Step 3: Learn how to make disciples and shepherd people.

The Great Commission undergirds all pastoral ministry. There is no pastoring without disciple-making. It is absolutely imperative that aspiring pastors learn what the Great Commission ought to look like in the local church and everyday life.

During my early development, I learned that making disciples happens not just through weekly, large-group teaching, but through one-on-one and small-group environments. In one situation, I had built a relationship with a middle school boy who was deficient in his reading ability. Part of my discipleship strategy with him was reading Scripture, as well as books from the Chronicles of Narnia. This was immensely fruitful for both of us. He learned to read, and I learned how to do life-on-life discipleship.

I should point out that each of these first three steps aren’t limited to those working toward full-time ministry. They are things every committed follower of Christ should aspire to achieve—which makes it even more distressing when I encounter seminary students who haven’t done any of them. Pastors often say things like, “Seminary didn’t teach me how discouraging it would be to toil in obscurity,” or, “Seminary didn’t train me to shepherd distracted people and naysayers.” Those things should be discovered in the discipleship process of any committed Christian, and I encourage you to push aspiring pastors in those areas before discerning a particular call to pastoral ministry.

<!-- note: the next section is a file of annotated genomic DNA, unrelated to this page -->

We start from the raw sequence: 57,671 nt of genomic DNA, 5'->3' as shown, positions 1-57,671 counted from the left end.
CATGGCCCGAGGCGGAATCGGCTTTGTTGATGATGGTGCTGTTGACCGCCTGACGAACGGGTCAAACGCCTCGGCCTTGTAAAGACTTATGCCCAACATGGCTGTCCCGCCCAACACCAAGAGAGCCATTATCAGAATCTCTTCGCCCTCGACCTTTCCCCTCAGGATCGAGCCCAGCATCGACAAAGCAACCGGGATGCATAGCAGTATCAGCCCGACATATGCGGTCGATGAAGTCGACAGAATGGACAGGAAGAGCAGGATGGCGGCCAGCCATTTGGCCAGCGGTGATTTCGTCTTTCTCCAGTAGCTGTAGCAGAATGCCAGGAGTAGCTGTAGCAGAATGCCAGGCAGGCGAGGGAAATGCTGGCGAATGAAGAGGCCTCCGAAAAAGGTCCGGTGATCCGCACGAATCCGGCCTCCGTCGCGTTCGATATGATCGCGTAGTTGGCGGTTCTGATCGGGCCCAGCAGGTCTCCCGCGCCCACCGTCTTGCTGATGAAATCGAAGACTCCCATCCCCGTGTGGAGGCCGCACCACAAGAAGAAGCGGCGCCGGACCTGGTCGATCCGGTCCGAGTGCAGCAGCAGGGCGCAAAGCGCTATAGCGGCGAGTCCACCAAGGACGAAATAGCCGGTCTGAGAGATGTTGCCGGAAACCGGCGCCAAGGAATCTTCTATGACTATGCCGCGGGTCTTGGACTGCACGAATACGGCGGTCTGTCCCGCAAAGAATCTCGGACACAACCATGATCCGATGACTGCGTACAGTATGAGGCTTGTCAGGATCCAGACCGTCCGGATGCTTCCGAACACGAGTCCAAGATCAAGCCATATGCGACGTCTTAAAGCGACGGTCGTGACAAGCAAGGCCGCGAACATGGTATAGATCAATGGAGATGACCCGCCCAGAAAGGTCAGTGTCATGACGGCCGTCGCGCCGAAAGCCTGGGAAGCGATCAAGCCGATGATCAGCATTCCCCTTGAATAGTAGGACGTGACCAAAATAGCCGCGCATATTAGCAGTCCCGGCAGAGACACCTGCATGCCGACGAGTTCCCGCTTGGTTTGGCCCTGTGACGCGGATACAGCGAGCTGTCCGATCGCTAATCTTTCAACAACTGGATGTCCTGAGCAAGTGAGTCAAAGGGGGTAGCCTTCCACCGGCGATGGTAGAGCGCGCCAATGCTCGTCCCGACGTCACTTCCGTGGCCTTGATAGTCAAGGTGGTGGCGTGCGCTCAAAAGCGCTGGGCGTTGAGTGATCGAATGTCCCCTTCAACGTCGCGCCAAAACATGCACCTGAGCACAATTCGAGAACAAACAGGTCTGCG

Step 4: Pray and listen for God’s direction toward ministry.

Aspiring pastors cannot answer the question “How do I become a pastor?” until they have first answered the question, “What is God telling me to do?” Whatever your view of “calling” into ministry, the potential pastors you’re guiding won’t get very far without committed time in prayer and listening to God. I encourage this step after someone has spent time serving and making disciples because it is during those experiences when people typically begin to get a specific sense of God’s leading.